This is important because O-ring performance had been linked to it’s temperature. A warm O-ring that has been compressed will return to its original shape when relieved much quicker than will a cold O-ring. In fact, a compressed O-ring at 75 degrees Fahrenheit is five times more responsive in returning to its uncompressed shape than a cold O-ring at 30 degrees Fahrenheit. As a result, it is probable that the O-rings in the right SRB aft field joint were not following the opening of the gap between the tang and clevis at time of ignition.
Want to know something else?
This was not a surprise. There were concerns about this. In fact, engineers responsible for building the SRB tried as late as the night before the launch to delay.
In August, 1972, Morton Thiokol Corporation was awarded the contract (by NASA) for the Solid Rocket Boosters. Before the launch, a number of engineers recommended that the launch be delayed or cancelled because of concerns surrounding the O-ring design and response. Originally, MT management backed their engineers, but they had significant push back from NASA reps, including George Hardy and Lawrence Mulloy. There had already been numerous (and costly) delays, and there were also funding pressures that concerned NASA – the cold war was over, after all. NASA had already been forced to make difficult decisions about where to allocate resources. Yet if NASA could put a teacher in space, some of that pressure might be alleviated with the resulting positive attention.
This is why, the night before the launch, when MT engineers advocated for a delay, NASA representatives pushed back, and pushed back hard. Hardy said,
“I am appalled. I am appalled by your recommendation.”
And, with a bite of sarcasm, Mulloy said,
“My God, Thiokol, when do you want me to launch – next April?”
The employees of MT asked for a short recess from the late-night conference call. Jerald Mason, a senior executive, told manager Joe Kilminster,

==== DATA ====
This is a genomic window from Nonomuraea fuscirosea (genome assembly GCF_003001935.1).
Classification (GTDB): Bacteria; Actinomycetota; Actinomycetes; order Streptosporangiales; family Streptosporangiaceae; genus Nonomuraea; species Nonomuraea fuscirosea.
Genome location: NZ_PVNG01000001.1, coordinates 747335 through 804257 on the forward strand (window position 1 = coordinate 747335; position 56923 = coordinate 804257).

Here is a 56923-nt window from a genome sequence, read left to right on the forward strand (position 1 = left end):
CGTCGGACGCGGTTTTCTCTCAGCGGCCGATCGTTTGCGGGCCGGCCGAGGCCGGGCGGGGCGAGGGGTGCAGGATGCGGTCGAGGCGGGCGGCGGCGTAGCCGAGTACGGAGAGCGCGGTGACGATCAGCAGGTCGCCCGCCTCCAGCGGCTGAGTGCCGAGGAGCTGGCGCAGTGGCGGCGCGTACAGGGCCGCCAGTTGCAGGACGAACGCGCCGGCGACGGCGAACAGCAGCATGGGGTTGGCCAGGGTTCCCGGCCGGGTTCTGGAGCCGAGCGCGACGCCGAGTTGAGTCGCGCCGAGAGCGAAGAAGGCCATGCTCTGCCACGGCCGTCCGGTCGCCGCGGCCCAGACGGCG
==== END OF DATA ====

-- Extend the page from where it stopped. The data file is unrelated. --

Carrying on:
“Take off your engineering hat and put on your management hat.”
Kilminster then rewrote the recommendation to delay.
The team’s avoidance of conflict led to the destruction of the Challenger, and the death of everyone on board.
I won’t take you too far into the principles behind productive conflict (there is such a thing!), even though I want to. I could write probably 2,000 more words. But I won’t.
Because I love you all too much for that.
I will say two things, though. First, there is an optimal level of conflict. It’s true that the optimal level is not “a ton of conflict,” but it’s also true that the optimal level is not “no conflict whatsoever.”
After recognizing that conflict can have a positive influence, we need to make sure that we engage in the right kind of conflict. In a general sense, there are five conflict behaviors. These depending on your assertiveness (attempts to satisfy your own concerns because you care more about the issue) and cooperativeness (attempts to satisfy the other party’s concerns because you care more about the relationship).
Each of these styles has a time and a place (that’s something we won’t get into here), though in general, if you have the time and resources, compromise and collaboration will get you the best results.
These two principles end up being a simple, yet reliable model when it comes to organizational performance. It looks like this;
Coincidence? I think not.
How can I say that conflict is productive while at the same time the Savior says,
“For verily, verily I say unto you, he that hath the spirit of contention is not of me, but is of the devil, who is the father of contention, and he stirreth up the hearts of men to contend with anger, one with another. Behold, this is … my doctrine, that such things should be done away” (see 3 Nephi 11:28–30, emphasis added).
In short, I think that they’re different things. It all hinges on being able to disagree without being disagreeable, to “add light, not heat” as the saying goes.
What are some characteristics of the spirit of contention?